These Researchers Are Working To Improve Lives And Find Treatments For Type 1 Diabetes

28 Jul 2022

JDRF is the leading non-Government funder of type 1 diabetes (T1D) research globally. JDRF strives for a world without T1D, while making the lives of those already living with the condition easier, safer, and healthier every day.

Each year, JDRF run ambitious fundraising campaigns, like the One Walk Step Challenge, to ensure the continued support of the best and brightest T1D researchers that explore new treatment options and move closer to research breakthroughs.  

Read on to learn about some exciting projects that JDRF are currently funding… 

Professor Shane Grey: Protecting insulin-producing cells from immune attack 

Type 1 diabetes (T1D) is a lifelong autoimmune condition that occurs when the body’s immune system mistakenly attacks the insulin-producing cells in the pancreas.  

One of the most exciting areas of T1D research is the discovery of therapies that can protect these cells, but researchers face the challenge of delivering these therapies to where they are needed in the body.  

Prof Grey from the Garvan Institute of Medical Research is working on an innovative way around this problem. He is investigating a way to deliver A20, a key protein that can help protect insulin producing cells against immune attack, to exactly where it is needed.  

Prof. Grey’s research is in its early discovery phase, but if successful, could mean that insulin-producing cells are protected for longer which could delay T1D symptomatic onset – a gamechanger for the T1D community.  

Professor Jenny Couper: Understanding how the environment influences T1D onset 

The Environmental Determinants of Islet Autoimmunity (ENDIA) Study, led by Professor Jennifer Couper and funded by JDRF, is designed to determine what 

environmental factors influence the onset of T1D and help inform ways to prevent it. 

In Australia, T1D in children is twice as common as it was 20 years ago. This is because the environment has changed. If we can understand exactly what in the environment contributes to, or protects against the condition, those factors can be modified or avoided to prevent T1D onset.

First established in 2015, ENDIA is a world first program that monitors select subgroups including both pregnant women and expectant fathers with T1D, babies from either of these groups up to the age of six months, and siblings in families with a close T1D connection.

The study monitors and collects samples and data to investigate over 500 types of potential environmental triggers that may contribute to T1D onset, such as viruses, gut bacteria and potential heavy metals and toxins in the environment.

The study has followed 1500 individuals across Australia and to date, 17 children participating in ENDIA have been diagnosed with T1D and more than 40 have been identified as being at risk. Over 22 publications from the study are having a major impact on our understanding of newly identified T1D triggers and are informing new approaches to treatment.

Prof. Couper says that “The goal of ENDIA is to understand the environmental exposures in early life that drive the onset of type 1 diabetes."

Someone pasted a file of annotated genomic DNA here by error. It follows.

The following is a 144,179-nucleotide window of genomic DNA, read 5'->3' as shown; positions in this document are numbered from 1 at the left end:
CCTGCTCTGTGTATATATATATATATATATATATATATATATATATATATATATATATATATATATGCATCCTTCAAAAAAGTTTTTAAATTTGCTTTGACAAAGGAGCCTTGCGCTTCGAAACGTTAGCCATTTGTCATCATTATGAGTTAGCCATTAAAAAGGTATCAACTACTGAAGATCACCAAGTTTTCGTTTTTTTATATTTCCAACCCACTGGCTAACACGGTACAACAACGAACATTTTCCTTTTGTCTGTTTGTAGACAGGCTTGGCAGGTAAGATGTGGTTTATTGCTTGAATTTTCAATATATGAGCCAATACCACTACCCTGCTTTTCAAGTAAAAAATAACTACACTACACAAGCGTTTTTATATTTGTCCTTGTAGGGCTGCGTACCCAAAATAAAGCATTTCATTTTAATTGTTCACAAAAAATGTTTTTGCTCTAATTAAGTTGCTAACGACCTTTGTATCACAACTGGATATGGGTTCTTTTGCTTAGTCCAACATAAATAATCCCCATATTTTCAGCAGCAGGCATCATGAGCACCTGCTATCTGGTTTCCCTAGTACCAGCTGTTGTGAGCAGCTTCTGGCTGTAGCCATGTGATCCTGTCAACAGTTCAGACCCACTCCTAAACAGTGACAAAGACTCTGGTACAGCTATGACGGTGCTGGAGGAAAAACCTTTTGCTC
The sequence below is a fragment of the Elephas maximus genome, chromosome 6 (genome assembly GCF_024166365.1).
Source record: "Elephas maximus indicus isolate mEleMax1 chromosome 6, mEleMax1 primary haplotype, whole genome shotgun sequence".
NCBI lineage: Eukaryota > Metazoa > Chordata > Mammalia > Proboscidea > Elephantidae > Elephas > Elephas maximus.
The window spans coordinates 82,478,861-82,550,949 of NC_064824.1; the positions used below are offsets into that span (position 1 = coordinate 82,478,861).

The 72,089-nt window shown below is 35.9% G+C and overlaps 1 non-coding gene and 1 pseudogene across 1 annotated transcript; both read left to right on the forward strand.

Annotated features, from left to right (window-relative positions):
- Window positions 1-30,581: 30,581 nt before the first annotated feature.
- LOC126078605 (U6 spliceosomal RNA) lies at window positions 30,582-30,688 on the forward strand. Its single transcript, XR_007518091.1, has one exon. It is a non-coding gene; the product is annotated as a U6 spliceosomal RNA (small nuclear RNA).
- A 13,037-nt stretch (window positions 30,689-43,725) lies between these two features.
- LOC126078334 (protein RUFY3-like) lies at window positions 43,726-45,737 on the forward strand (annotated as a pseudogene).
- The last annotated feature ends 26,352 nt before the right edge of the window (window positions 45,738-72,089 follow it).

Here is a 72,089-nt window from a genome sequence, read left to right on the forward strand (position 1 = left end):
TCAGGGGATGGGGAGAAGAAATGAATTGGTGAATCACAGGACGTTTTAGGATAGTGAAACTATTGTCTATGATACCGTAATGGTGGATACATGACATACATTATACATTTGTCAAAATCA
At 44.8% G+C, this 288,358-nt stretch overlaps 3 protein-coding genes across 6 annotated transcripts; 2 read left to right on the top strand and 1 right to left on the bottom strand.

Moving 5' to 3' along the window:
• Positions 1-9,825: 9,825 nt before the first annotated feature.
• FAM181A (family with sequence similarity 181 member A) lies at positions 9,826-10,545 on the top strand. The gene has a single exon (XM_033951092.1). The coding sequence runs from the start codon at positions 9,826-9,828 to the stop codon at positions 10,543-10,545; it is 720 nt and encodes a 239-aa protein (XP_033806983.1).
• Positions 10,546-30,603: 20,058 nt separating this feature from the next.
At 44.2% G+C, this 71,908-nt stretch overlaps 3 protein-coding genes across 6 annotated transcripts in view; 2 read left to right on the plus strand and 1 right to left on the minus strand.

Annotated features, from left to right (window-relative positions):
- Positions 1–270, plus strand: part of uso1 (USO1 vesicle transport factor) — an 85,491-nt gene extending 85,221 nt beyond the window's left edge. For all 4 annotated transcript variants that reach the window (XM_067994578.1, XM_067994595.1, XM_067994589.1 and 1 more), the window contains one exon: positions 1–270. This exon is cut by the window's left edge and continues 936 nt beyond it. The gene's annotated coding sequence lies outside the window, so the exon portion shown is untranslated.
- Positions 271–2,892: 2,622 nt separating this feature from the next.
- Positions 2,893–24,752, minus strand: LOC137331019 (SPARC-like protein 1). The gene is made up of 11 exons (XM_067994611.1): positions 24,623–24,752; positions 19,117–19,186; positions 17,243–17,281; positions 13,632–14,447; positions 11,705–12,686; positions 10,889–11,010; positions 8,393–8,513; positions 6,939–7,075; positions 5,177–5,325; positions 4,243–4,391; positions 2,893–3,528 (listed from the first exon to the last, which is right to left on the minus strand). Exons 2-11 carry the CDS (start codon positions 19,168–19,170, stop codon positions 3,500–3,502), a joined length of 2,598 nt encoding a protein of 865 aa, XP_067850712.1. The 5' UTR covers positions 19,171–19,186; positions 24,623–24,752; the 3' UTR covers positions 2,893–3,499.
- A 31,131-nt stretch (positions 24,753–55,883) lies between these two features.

“We’ve already seen that building on this body of knowledge is key to informing the development of therapies and interventions we can then test in pregnancy and during the first years of life, to ultimately decrease the risk of developing the condition.”

Professors John Wentworth and Peter Colman: Screening to detect onset of T1D 

The work of Profs. Wentworth and Coleman involves screening individuals at risk of T1D for newly identified islet autoantibodies (IAs) present in the blood. These IAs are a very early sign that the body’s immune system is attacking insulin-producing cells in the pancreas.

This means that long before any clinical signs or symptoms of T1D appear, the condition can be more accurately diagnosed than it is currently, therefore treatment can begin sooner.

The major advantages of this include being able to avoid the effects of sudden, shock diagnoses that are often accompanied by serious illness as well as longer-term complications like impaired vision, nerve damage and increased risk of cardiovascular disease.

Prof. Wentworth says that “Early diagnosis of type 1 diabetes is really important. It allows us to monitor children for signs of progression and, if this occurs, to start insulin injections in good time and prevent serious illness.

“This is what the Type1Screen wants to achieve. We have just rolled out finger prick tests that families can perform at home and mail back to the lab, which means we can get results to families sooner than we could before."

“Our hope is that the this will make it much easier for families to access screening, particularly those living in regional communities."

“Ultimately, we want to make screening accessible to every Australian child. Type1Screen will take us closer to this goal by demonstrating to the world that we can perform cheap and accurate screening in a timely manner and at scale.”

The One Walk Step Challenge supports these researchers and others like them. By joining the One Walk Step Challenge, you can raise funds for promising type 1 diabetes (T1D) research areas such as these and help JDRF explore even more research possibilities.